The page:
T-Cell Receptor Gene Rearrangement, PCR, Varies
Determining whether a T-cell population is polyclonal or monoclonal
Clinical Information Discusses physiology, pathophysiology, and general clinical aspects, as they relate to a laboratory test
The T-cell receptor (TCR) genes (alpha, beta, delta, and gamma) are comprised of numerous, discontinuous coding segments that somatically rearranged to produce heterodimeric cell surface T-cell receptors, either alpha/beta (90%-95% of T cells) or gamma/delta (5%-10% of T cells). With rare exceptions (eg, some neoplastic B-lymphoid proliferations), other cell types retain the "germline" configuration of the TCR genes without rearrangement.
The marked diversity of somatic TCR-gene rearrangements is important for normal immune functions, but also serves as a valuable marker to distinguish abnormal T-cell proliferations from reactive processes. A monoclonal expansion of a T-cell population will result in the predominance of a single TCR-gene rearrangement pattern. In contrast, reactive T-cell expansions are polyclonal (or multiclonal), with no single clonotypic population predominating in the population of T cells. These distributive differences in both TCR sequence and genomic rearrangement fragment sizes can be detected by molecular techniques (ie, PCR) and used to determine if a population of T cells shows monoclonal or polyclonal features.
Reference Values Describes reference intervals and additional information for interpretation of test results. May include intervals based on age and sex when appropriate. Intervals are Mayo-derived, unless otherwise designated. If an interpretive report is provided, the reference value field will state this.
An interpretive report will be provided.
Positive, negative, or indeterminate for a clonal T-cell population
An interpretive report will be provided.
Results will be characterized as positive, negative, or indeterminate for a clonal T-cell population.
In the appropriate clinicopathologic setting, a monoclonal result is associated with a neoplastic proliferation of T cells (see Cautions).
Cautions Discusses conditions that may cause diagnostic confusion, including improper specimen collection and handling, inappropriate test selection, and interfering substances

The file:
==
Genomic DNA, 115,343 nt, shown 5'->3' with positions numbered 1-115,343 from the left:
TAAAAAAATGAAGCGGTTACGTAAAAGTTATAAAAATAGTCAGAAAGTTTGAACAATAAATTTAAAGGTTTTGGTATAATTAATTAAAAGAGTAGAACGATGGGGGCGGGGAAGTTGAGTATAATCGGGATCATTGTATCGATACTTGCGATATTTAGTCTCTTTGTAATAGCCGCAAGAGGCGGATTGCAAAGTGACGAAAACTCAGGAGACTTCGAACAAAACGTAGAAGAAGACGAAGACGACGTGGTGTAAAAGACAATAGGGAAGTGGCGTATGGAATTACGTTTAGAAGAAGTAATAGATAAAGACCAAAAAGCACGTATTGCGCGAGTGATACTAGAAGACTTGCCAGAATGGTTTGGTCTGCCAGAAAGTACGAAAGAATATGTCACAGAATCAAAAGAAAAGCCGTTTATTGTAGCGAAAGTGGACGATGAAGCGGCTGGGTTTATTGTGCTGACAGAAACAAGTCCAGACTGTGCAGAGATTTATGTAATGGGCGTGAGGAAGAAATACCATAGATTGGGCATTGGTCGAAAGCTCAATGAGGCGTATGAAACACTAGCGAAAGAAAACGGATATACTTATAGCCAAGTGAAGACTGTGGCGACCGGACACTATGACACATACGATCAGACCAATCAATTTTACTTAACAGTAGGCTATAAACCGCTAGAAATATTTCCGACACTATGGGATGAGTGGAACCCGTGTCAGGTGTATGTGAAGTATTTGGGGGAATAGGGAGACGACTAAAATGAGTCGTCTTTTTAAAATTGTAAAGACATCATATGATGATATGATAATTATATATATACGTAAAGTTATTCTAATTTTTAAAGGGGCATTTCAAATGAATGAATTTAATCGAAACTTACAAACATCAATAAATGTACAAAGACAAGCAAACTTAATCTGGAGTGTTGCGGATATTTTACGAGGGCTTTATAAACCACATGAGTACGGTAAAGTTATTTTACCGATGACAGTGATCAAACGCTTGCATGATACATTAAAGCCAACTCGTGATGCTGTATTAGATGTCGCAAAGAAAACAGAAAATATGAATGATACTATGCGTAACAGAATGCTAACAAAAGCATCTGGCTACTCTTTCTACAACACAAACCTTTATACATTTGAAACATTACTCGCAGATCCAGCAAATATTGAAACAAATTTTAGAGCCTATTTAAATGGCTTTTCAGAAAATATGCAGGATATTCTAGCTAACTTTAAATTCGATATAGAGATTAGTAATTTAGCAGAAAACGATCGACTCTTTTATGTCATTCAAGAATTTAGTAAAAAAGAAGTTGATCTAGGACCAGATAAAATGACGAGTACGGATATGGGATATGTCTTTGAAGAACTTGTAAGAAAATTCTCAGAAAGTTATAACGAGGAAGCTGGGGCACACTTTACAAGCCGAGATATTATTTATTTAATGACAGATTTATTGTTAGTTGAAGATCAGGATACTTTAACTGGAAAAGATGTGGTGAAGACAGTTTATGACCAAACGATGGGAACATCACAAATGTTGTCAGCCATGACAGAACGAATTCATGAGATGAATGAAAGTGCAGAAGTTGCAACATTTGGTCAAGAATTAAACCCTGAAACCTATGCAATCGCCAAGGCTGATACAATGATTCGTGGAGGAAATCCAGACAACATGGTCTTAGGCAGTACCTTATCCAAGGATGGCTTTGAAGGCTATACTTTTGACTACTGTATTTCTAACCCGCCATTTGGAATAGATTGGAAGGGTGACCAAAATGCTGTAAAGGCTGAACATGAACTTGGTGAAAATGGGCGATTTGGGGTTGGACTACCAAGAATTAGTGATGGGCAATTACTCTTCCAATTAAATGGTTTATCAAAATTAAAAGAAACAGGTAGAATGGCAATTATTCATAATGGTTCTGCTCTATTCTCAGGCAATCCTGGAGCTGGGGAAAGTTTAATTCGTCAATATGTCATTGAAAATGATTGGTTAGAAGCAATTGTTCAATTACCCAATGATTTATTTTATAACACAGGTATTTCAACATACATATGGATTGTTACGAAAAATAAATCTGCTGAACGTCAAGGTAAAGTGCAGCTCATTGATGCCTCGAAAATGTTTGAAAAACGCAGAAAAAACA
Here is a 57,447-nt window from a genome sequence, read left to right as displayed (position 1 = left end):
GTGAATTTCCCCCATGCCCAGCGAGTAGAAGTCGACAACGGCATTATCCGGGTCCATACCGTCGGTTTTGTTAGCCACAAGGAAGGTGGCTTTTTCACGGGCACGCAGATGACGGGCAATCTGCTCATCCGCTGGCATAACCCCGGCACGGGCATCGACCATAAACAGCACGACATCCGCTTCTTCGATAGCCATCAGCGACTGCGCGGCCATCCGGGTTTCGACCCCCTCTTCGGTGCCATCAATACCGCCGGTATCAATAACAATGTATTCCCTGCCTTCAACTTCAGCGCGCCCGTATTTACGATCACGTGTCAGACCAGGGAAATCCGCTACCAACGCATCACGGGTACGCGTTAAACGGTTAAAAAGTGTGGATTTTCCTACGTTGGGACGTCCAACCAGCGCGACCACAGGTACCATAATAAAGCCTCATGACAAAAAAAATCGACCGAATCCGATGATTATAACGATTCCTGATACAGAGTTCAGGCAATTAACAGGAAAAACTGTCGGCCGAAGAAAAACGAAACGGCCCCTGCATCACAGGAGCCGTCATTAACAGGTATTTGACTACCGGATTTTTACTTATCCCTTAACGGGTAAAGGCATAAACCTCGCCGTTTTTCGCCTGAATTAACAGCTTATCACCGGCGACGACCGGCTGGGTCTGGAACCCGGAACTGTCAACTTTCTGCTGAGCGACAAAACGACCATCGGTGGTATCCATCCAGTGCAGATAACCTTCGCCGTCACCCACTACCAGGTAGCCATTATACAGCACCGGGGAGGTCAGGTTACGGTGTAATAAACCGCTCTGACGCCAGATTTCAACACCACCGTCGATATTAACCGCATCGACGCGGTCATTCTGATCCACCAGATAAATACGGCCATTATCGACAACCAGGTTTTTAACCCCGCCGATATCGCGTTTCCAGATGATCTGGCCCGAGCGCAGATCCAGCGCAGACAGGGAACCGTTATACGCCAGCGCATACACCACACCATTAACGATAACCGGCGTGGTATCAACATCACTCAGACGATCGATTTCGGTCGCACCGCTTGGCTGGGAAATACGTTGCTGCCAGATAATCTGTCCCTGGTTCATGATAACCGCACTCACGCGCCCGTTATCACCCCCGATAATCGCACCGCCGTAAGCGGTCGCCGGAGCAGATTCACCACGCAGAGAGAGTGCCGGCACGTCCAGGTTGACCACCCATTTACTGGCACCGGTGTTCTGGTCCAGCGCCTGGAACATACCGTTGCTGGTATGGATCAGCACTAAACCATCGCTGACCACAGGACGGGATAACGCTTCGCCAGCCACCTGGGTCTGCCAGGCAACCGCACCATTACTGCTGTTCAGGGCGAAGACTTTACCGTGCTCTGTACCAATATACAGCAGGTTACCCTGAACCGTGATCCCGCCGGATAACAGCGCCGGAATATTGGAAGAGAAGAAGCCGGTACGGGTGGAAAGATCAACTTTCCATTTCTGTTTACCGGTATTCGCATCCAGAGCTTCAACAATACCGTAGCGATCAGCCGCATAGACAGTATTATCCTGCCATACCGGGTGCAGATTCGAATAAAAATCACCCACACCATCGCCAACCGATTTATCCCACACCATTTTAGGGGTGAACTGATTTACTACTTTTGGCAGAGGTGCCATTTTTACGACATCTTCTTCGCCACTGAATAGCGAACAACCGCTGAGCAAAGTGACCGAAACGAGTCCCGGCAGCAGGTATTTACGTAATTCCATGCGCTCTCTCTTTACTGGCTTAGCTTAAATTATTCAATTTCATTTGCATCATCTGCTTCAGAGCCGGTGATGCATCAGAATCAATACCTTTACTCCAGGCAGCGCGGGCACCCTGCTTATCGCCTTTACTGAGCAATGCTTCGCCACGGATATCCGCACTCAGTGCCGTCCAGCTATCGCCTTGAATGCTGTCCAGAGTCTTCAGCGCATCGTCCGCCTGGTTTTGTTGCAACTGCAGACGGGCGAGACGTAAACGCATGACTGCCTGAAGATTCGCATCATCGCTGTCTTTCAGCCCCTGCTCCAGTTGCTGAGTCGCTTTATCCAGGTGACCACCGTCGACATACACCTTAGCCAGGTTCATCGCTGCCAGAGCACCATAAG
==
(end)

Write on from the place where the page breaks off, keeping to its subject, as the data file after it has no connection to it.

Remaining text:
To determine the significance of the result, it must always be interpreted in the context of other clinicopathologic information.
The interpretation of the presence or absence of a predominant T-cell receptor (TCR)-gene rearrangement profile is sometimes subjective.
The detection of a clonal TCR-gene rearrangement by this test is not necessarily synonymous with the presence of a T-cell neoplasm. False-positive results can occur because of the sensitivity of PCR technique and the problem of nonuniform (skewed) amplification of target T-cell gene rearrangements. The latter problem can occur when the total T-cell number in a sample is limited, or because of physiologic skewing of the T-cell repertoire as seen with aging, posttransplantation, or T-cell reactions in autoimmune or (nonlymphoid) malignancies. False-negative results can occur for many reasons, including tissue sampling, poor amplification, or failure to detect a small minority of T-cell gene segment rearrangements with the use of consensus PCR primers. In some cases, an indeterminate or equivocal result will occur because the pattern of gene rearrangements is abnormal (compared to typical polyclonal T-cell processes), but not definitive, for a monoclonal T-cell population. In these situations, distinction of a small monoclonal subpopulation from an over-represented, but reactive, population may not be possible.
Clinical Reference Provides recommendations for further in-depth reading of a clinical nature
1. Liu H, Bench AJ, Bacon CM, et al: A practical strategy for the routine use of BIOMED-2 PCR assays for detection of B- and T-cell clonality in diagnostic haematopathology. Br J Haematol 2007;138(1):31-43
2. Van Krieken JH, Langerak AW, Macintyre EA, et al: Improved reliability of lymphoma diagnostics via PCR-based clonality testing: report of the BIOMED-2 Concerted Action BHM4-CT98-3936. Leukemia 2007;21(2):201-206
3. Bruggemann M, White H, Gaulard P, et al: Powerful strategy for polymerase chain reaction-based clonality assessment in T-cell malignancies Report of the BIOMED-2 Concerted Action BHM4 CT98-3936. Leukemia 2007;21(2):215-221